Recipes are divided on what flour to use, some recipes suggest the flour in Asia is softer than the US and so a mix of AP/cake is correct, others say to use bread flour. I did my first batch with KA Unbleached Bread Flour, this current batch is 2/3 bread & 1/3 AP.

In any case, I'm currently waiting for the second batch to finish resting and I'll report back once they're cooked.

PS: I am a guy.

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  • 1 month later...

Chinese noodles are certainly interesting enough to warrant their own topic, and so here is a place where we can discuss them in all their wonderful variations. Here is a recipe on alkaline noodles Hong Kong style, as the discussion on using "lye water" in Chinese cooking got me quite interested in seeing what it is about this ingredient that makes noodles special, and also whether I could make them myself. What I've discovered is that they really do add a nice snap to the texture.

alknoodles10.gif></a></p><p>(Alkaline water)</p><p>I made the following recipe using a stand mixer with a paddle attachment and then rolled out the dough and cut it using the pasta maker attachment; neither is necessary, but if you have both, the noodles come together pretty quickly. One thing I found was that although this is a simple egg dough, the addition of the alkaline water made the dough particularly crotchety. It had to be rolled many times through the initial setting before the rough texture settled down and went from lacy-looking into a nice, smooth pasta sheet. </p><p>This recipe makes about 20 ounces of fresh dough, enough for about 4 people, and can easily be multiplied. The flour I used is the same Korean flour that I use for most of my Chinese recipes, as it has a softer gluten than American flour. (I don


Hong Kong style egg fettuccine

Makes 20 ounces fresh noodles, or about 4 servings

1/2 teaspoon alkaline water (jianshui)

2 tablespoons filtered water

2 1/4 cups Korean all-purpose flour

3 large organic eggs

Extra flour for rolling out the dough


(蔥薑撈麵 Tossed with green onions, young ginger, oyster sauce, and oil)

1. Pour the alkaline water into the filtered water before mixing it into the flour and eggs. When these form a soft dough, cover it with a cloth and let it rest for about 30 minutes to relax the gluten.

2. If using a pasta machine, cut the dough into quarters, pat each piece liberally with some of the extra flour, and run them one at a time through the lowest setting on the pasta machine. Fold up each sheet into thirds (like a business letter) and turn it 90 degrees so that the folded edges are on your left and right. Fold it again once more so that it is no wider than the rollers on your pasta machine. Dust it lightly with flour and run it through the rollers again at the lowest setting; repeat this until there are no tears or "lace" in the sheet, and the dough looks soft and silky.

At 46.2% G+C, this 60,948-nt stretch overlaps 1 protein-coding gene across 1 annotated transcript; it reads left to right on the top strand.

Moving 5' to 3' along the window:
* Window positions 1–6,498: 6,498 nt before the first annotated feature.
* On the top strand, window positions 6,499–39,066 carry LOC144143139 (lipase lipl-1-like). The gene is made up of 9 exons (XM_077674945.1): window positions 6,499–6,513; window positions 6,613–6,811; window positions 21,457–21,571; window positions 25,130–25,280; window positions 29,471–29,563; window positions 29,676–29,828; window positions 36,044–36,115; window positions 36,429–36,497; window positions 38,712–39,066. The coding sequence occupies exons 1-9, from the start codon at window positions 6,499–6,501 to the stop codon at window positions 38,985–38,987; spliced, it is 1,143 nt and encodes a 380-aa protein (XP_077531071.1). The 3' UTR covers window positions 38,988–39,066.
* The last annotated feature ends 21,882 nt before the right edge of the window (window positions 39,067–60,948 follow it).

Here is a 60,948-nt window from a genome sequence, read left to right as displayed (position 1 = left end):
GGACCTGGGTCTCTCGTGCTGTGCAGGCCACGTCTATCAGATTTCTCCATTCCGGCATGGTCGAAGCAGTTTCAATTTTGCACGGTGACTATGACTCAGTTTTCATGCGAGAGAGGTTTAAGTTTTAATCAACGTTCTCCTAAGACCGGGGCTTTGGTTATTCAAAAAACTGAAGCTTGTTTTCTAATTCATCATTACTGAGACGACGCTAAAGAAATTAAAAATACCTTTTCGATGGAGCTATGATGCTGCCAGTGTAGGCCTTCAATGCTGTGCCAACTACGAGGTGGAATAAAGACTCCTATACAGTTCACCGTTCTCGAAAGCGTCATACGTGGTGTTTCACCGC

3. Lightly sprinkle the dough with flour and increase the setting to "2," and run it through the rollers as before. Repeat until it is once again silky and increase the setting to 3 and so forth, up to at least the middle setting, which should be "5." Then, lightly dust the sheet, fold it once on itself, and let it rest under a cloth while you repeat these steps with the other three pieces of dough. If you are rolling this out by hand, use the largest rolling pin you have to roll the floured dough out into a thin sheet; this will probably be easiest if you divide the dough into four pieces, as with the machine. Cover each piece with a clean towel while you work on the other pieces.

alknoodles8.gif></a></p><p>(Lacy pattern in noodle dough)</p><p><a href=/monthly_03_2012/post-69576-0-92542400-1332135991.gif' class='ipsAttachLink ipsAttachLink_image'>alknoodles7.gif></a></p><p>(Satiny dough after a couple of runs through the pasta maker)</p><p>4. Cut the dough using your pasta maker or by hand into long 1/4 inch strips. Dust the noodles heavily with flour (you can sift it off and use it again later on, if you wish) so that they do not stick to each other. If you are cooking the noodles right away, proceed to the next step. If you want to make these noodles ahead of time, dry them in small "nests" by forming eight loose piles of heavily floured noodles on a clean cloth. (Don

5. To cook the noodles, bring a large pot of salted water to a full boil, and have another couple of cups of boiling water ready on the side. Add the noodles and stir gently until the water boils again. Cook the noodles until barely tender, then drain them into a colander set in the sink. Rinse the noodles with cool running water, and then toss them with the extra boiling water. Drain and serve.

@MadameHuang & madamehuang.com & ZesterDaily.com